I know this because the two principal founders of the FairTax movement, Leo Linbeck and Bob McNair of Houston, are friends of mine who served on my board at the Dallas Fed. I was there as they began to develop their proposal in the mid-1990s. I watched them pitch their fledgling idea to their friends and business associates, and I watched them urge prominent economists to do independent research on their proposal. I even accompanied them to San Francisco to pitch it to Milton and Rose Friedman. (I still remember Rose's homemade cookies.)

We should give the FairTax a fair chance. In fact, I posted a blog with that title a few weeks ago. See A fair chance means a thorough evaluation and discussion of its merits without the distraction of a red herring.

Bob McTeer
Distinguished Fellow
National Center for Policy Analysis
Former President of the Dallas Fed
Frisco, Texas


In the interests of full disclosure, we reprint the original editorial here:

Fred Thompson channels L. Ron Hubbard
Dianetics, the Tax Plan

by Bruce Bartlett
The New Republic Online
Post date 09.06.07 | Issue date 09.10.07    

The basic theological tenets of the Church of Scientology are well known: a fanatical hatred for psychiatry coupled with a creation myth that involves an evil alien ruler named Xenu and his sundry galactic allies. The basic tenets of its tax policy are somewhat less familiar. But Scientologists promulgated and, at one point, heavily promoted a proposal that would replace all federal income taxes with a national retail sales tax (nrst). And the theology and tax policy aren't entirely unrelated: Xenu used phony tax inspections as a guise for destroying his enemies.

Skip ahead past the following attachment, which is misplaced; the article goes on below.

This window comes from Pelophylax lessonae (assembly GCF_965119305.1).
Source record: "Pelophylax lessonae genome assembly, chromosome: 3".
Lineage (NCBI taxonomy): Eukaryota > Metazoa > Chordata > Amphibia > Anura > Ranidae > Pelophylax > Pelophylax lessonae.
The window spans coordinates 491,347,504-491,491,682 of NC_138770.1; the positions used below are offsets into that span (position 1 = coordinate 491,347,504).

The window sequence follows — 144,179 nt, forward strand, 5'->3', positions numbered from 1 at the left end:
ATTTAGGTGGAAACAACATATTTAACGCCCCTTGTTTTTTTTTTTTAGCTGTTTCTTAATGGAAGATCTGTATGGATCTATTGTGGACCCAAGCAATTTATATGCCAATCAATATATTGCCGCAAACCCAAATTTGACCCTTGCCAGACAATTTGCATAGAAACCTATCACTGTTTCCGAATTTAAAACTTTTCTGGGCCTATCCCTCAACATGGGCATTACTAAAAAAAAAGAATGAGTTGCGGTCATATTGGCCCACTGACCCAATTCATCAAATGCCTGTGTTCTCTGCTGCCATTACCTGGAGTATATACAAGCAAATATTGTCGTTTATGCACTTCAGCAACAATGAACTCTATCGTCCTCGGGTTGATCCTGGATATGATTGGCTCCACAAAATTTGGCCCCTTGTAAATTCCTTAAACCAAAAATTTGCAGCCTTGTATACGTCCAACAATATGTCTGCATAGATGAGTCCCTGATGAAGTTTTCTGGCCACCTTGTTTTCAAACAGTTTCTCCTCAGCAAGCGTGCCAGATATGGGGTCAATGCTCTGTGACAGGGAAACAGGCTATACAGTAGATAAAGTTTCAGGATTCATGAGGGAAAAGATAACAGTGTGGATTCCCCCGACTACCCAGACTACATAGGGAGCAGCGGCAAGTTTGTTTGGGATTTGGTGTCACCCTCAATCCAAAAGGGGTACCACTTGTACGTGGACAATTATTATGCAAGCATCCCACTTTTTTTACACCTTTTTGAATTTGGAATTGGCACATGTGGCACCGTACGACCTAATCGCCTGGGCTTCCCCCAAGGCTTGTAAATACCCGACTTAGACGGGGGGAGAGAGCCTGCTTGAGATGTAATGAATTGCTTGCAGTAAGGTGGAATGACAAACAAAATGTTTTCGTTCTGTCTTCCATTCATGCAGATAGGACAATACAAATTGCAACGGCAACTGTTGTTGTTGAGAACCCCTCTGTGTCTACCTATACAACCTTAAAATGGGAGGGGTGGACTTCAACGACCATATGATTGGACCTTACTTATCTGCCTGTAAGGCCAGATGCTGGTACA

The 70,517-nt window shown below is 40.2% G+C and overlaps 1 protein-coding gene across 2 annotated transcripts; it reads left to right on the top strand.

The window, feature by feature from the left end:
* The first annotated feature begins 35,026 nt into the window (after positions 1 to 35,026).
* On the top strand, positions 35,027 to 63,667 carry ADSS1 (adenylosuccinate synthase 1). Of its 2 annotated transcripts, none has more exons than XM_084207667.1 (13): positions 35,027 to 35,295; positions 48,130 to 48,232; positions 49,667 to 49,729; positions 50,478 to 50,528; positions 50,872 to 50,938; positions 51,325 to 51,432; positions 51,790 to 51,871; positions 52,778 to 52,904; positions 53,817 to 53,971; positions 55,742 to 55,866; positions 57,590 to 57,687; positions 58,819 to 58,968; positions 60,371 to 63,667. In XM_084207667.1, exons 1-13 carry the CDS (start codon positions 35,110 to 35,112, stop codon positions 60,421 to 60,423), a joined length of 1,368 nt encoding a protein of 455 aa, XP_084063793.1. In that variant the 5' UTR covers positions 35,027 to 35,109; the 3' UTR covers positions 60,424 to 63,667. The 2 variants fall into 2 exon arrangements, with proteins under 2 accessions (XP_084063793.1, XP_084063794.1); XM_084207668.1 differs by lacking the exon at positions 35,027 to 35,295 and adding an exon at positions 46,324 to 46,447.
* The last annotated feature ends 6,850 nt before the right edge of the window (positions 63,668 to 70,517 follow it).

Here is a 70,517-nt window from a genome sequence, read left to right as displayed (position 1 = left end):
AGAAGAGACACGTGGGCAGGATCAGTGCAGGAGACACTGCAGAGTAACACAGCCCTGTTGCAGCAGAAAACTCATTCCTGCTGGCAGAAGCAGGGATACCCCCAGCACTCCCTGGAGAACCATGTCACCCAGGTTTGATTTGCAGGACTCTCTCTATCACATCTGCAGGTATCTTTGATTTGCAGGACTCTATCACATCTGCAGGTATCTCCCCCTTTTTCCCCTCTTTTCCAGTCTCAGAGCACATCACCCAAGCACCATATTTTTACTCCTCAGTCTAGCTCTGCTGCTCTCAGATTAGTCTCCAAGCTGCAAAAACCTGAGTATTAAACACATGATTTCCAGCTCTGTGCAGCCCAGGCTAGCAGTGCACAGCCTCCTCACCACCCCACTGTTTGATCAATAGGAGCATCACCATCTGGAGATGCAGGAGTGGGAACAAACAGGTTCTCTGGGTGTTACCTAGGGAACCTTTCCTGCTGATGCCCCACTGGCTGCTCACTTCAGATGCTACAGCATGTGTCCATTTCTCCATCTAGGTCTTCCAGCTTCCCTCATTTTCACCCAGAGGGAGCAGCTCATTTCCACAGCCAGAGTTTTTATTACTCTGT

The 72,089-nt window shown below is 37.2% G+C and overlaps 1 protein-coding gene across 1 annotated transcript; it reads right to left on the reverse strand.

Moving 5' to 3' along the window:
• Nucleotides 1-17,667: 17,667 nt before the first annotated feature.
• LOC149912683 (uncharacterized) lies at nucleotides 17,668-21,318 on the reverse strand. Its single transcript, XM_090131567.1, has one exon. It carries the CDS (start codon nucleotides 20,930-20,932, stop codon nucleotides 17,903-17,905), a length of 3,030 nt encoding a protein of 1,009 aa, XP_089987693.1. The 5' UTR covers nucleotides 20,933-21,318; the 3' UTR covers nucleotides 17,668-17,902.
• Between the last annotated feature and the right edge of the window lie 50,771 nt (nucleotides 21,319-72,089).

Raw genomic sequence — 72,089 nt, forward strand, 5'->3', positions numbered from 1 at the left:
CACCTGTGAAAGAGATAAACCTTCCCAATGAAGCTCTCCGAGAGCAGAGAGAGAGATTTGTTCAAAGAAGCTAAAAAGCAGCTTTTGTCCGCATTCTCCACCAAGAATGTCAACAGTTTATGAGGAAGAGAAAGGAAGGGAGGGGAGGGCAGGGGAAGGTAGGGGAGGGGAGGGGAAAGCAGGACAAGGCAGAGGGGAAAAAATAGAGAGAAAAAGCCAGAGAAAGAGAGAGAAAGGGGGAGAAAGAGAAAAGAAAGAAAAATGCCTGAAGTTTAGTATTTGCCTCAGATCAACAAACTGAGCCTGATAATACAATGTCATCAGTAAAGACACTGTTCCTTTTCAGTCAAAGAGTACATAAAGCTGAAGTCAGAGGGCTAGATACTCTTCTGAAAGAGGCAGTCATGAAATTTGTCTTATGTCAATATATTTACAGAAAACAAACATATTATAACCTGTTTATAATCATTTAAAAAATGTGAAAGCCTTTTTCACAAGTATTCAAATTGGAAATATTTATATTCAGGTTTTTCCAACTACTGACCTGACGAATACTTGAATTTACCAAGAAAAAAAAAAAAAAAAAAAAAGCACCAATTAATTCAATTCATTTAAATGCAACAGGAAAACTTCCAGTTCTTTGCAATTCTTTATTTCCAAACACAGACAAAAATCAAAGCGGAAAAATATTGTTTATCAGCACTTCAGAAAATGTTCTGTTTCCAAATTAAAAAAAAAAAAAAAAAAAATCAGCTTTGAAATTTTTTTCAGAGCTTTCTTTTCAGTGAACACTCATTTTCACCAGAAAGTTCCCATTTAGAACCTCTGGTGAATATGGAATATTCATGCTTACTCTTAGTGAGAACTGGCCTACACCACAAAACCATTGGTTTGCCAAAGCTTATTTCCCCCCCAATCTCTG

In a strange confluence, the Scientologist proposal happens to be nearly identical to one of the trendiest conservative tax proposals of the year, the so-called FairTax, which has been endorsed by John McCain and Fred Thompson, as well as second-tier presidential candidates Mike Huckabee, Tom Tancredo, Duncan Hunter, and Democrat Mike Gravel. Georgians John Lindner and Saxby Chambliss have introduced FairTax legislation in the House and Senate that would establish a 23 percent national sales tax.

But, when you mention any hint of the nexus between Scientology and the nrst--as I did briefly in a recent Wall Street Journal op-ed--you'll be denounced by FairTax supporters as a smear artist. This retort, however, is simply evidence that these FairTax supporters don't know the history of their own proposal. That's too bad. Perhaps if they understood its origins in Scientology, they might have a greater appreciation for its inherent flaws.

The story of the FairTax's provenance is one that I can tell with some firsthand knowledge. In 1993, fresh from a stint at the Treasury Department, I spent a few months at the Cato Institute. I was filling in for Steve Moore--now an editorial writer at The Wall Street Journal--who took a brief leave from his job as director of the think tank's fiscal studies program to advise former Texas Representative Dick Armey. It was there that I was visited by a man named Steven L. Hayes, the founder of group called Citizens for an Alternative Tax System (cats) that promoted the nrst, and who was, as Moore pointed out to me, a prominent Scientologist.

It wasn't hard to figure out the Scientologists' motives for hawking the nrst. The IRS had refused to recognize Scientology as a legitimate church--a fact that seemed to enshrine their popular reputation as a "cult." To remedy this situation, Scientologists waged war against the IRS. At various points, the Church attempted to infiltrate the tax authority and even hired private investigators to examine the private lives of IRS officials. And the same impulse behind these measures led them to devise the nrst. One church spokesman told National Journal's Paul Starobin, "We thought, If this [discrimination] is happening to us, there must be a lot of people to whom this is happening.' ... How could some positive changes be made?" Since nearly every state has a sales tax, it would be a simple matter to get them to collect a federal nrst, rendering the IRS instantly superfluous, a ripe target for abolition.